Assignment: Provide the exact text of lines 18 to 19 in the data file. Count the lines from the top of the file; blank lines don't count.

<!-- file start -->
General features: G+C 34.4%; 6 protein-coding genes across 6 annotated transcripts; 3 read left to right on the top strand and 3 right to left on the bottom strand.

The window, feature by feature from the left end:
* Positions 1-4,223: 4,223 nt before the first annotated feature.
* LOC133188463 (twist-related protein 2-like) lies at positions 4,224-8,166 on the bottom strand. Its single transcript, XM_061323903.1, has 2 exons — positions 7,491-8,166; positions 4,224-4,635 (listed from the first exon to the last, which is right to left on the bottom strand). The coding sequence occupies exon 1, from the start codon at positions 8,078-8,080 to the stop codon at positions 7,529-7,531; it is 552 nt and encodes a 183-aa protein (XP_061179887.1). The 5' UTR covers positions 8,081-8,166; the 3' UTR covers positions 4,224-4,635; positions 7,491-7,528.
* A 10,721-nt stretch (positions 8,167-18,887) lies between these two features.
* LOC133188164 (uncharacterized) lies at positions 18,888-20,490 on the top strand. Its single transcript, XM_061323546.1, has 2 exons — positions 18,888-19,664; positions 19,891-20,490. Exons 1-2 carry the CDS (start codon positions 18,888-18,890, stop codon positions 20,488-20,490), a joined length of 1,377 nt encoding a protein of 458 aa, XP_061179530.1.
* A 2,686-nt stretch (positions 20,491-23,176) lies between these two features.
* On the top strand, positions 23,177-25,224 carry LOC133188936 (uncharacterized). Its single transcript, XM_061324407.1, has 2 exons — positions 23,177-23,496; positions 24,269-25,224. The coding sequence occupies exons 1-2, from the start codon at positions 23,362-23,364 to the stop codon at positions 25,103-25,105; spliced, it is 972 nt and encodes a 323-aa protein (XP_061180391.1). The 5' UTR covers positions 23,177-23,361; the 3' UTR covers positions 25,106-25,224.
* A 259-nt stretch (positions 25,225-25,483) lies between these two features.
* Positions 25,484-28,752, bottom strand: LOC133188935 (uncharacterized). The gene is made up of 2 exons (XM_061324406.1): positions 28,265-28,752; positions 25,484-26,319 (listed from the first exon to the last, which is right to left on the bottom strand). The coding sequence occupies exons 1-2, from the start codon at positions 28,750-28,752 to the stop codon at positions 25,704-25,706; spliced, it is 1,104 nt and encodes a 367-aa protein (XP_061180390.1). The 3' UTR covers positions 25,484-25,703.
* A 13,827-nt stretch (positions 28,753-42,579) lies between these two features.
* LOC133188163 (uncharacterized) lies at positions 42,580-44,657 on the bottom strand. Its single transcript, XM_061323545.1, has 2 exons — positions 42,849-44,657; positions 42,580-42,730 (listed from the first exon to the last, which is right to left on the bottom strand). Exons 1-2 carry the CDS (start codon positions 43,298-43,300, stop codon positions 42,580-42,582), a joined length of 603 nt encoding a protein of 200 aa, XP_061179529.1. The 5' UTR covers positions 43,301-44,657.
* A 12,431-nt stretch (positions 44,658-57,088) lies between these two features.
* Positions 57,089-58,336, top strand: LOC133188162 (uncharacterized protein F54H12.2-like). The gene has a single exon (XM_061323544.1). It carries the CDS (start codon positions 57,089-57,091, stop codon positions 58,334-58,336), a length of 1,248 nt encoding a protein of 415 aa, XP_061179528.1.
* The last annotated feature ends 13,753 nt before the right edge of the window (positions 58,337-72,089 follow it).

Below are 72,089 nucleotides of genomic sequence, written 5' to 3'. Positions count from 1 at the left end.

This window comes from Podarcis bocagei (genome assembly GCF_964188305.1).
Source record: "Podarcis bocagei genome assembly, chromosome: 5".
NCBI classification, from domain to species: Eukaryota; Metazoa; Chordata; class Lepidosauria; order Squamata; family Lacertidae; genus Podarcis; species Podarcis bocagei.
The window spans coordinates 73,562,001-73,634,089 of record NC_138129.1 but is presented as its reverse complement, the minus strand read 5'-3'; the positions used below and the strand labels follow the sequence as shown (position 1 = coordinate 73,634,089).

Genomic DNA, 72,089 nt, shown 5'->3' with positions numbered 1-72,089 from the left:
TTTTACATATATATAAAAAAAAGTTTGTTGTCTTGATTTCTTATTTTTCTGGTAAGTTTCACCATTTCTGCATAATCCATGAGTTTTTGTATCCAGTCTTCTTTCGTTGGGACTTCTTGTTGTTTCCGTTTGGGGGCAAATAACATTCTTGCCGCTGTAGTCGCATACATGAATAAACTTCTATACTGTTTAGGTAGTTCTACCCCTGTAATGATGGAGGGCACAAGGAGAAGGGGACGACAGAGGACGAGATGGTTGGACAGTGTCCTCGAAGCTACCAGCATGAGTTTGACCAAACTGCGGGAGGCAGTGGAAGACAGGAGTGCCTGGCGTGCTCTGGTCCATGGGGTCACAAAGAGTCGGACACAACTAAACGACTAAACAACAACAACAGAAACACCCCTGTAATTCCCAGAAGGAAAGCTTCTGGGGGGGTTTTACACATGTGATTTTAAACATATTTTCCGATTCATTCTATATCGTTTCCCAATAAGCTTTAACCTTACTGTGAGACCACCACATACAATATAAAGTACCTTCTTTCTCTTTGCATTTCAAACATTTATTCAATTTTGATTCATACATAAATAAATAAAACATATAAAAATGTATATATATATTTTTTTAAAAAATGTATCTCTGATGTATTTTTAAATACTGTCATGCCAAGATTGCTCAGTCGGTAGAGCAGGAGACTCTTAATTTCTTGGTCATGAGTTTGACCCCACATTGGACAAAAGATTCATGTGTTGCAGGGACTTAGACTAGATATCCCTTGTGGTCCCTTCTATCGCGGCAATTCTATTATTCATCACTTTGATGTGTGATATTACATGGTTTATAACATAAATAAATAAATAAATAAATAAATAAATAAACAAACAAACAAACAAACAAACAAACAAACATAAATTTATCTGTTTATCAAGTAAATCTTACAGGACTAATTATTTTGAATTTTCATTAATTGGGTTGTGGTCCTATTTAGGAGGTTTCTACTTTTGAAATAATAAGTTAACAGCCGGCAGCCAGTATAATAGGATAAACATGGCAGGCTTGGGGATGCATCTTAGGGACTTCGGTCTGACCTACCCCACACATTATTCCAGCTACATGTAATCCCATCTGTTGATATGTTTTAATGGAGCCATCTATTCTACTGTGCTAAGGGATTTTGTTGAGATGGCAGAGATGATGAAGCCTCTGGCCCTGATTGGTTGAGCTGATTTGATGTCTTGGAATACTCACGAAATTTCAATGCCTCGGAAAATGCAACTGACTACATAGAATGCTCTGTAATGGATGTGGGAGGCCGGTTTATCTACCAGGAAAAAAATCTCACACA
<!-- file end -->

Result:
Source record: "Podarcis bocagei genome assembly, chromosome: 5".
NCBI classification, from domain to species: Eukaryota; Metazoa; Chordata; class Lepidosauria; order Squamata; family Lacertidae; genus Podarcis; species Podarcis bocagei.